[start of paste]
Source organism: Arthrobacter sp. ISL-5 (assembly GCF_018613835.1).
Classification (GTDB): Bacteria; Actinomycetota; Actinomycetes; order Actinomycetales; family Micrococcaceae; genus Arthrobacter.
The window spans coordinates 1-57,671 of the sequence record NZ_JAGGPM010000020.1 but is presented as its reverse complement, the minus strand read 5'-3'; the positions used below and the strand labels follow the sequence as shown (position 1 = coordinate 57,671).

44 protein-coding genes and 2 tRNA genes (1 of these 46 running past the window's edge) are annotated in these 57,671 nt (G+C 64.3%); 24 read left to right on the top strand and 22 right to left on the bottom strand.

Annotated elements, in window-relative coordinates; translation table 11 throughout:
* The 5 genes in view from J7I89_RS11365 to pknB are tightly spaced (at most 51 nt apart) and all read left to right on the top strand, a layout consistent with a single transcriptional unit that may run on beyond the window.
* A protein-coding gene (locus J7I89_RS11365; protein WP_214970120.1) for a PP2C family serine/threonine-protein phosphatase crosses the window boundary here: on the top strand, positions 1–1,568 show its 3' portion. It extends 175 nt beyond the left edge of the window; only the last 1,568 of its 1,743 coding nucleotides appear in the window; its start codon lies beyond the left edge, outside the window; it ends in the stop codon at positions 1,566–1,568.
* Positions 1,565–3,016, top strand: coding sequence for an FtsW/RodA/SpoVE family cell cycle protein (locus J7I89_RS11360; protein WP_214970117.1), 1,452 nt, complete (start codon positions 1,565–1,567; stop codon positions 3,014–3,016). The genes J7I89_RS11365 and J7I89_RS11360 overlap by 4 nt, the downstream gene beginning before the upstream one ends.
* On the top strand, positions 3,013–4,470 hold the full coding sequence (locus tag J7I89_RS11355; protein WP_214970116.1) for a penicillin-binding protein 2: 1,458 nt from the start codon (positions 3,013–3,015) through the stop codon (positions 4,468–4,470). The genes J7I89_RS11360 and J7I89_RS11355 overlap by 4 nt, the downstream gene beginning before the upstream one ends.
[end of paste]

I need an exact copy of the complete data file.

Source organism: Arthrobacter sp. ISL-5 (assembly GCF_018613835.1).
Classification (GTDB): Bacteria; Actinomycetota; Actinomycetes; order Actinomycetales; family Micrococcaceae; genus Arthrobacter.
The window spans coordinates 1-57,671 of the sequence record NZ_JAGGPM010000020.1 but is presented as its reverse complement, the minus strand read 5'-3'; the positions used below and the strand labels follow the sequence as shown (position 1 = coordinate 57,671).

44 protein-coding genes and 2 tRNA genes (1 of these 46 running past the window's edge) are annotated in these 57,671 nt (G+C 64.3%); 24 read left to right on the top strand and 22 right to left on the bottom strand.

Annotated elements, in window-relative coordinates; translation table 11 throughout:
* The 5 genes in view from J7I89_RS11365 to pknB are tightly spaced (at most 51 nt apart) and all read left to right on the top strand, a layout consistent with a single transcriptional unit that may run on beyond the window.
* A protein-coding gene (locus J7I89_RS11365; protein WP_214970120.1) for a PP2C family serine/threonine-protein phosphatase crosses the window boundary here: on the top strand, positions 1–1,568 show its 3' portion. It extends 175 nt beyond the left edge of the window; only the last 1,568 of its 1,743 coding nucleotides appear in the window; its start codon lies beyond the left edge, outside the window; it ends in the stop codon at positions 1,566–1,568.
* Positions 1,565–3,016, top strand: coding sequence for an FtsW/RodA/SpoVE family cell cycle protein (locus J7I89_RS11360; protein WP_214970117.1), 1,452 nt, complete (start codon positions 1,565–1,567; stop codon positions 3,014–3,016). The genes J7I89_RS11365 and J7I89_RS11360 overlap by 4 nt, the downstream gene beginning before the upstream one ends.
* On the top strand, positions 3,013–4,470 hold the full coding sequence (locus tag J7I89_RS11355; protein WP_214970116.1) for a penicillin-binding protein 2: 1,458 nt from the start codon (positions 3,013–3,015) through the stop codon (positions 4,468–4,470). The genes J7I89_RS11360 and J7I89_RS11355 overlap by 4 nt, the downstream gene beginning before the upstream one ends.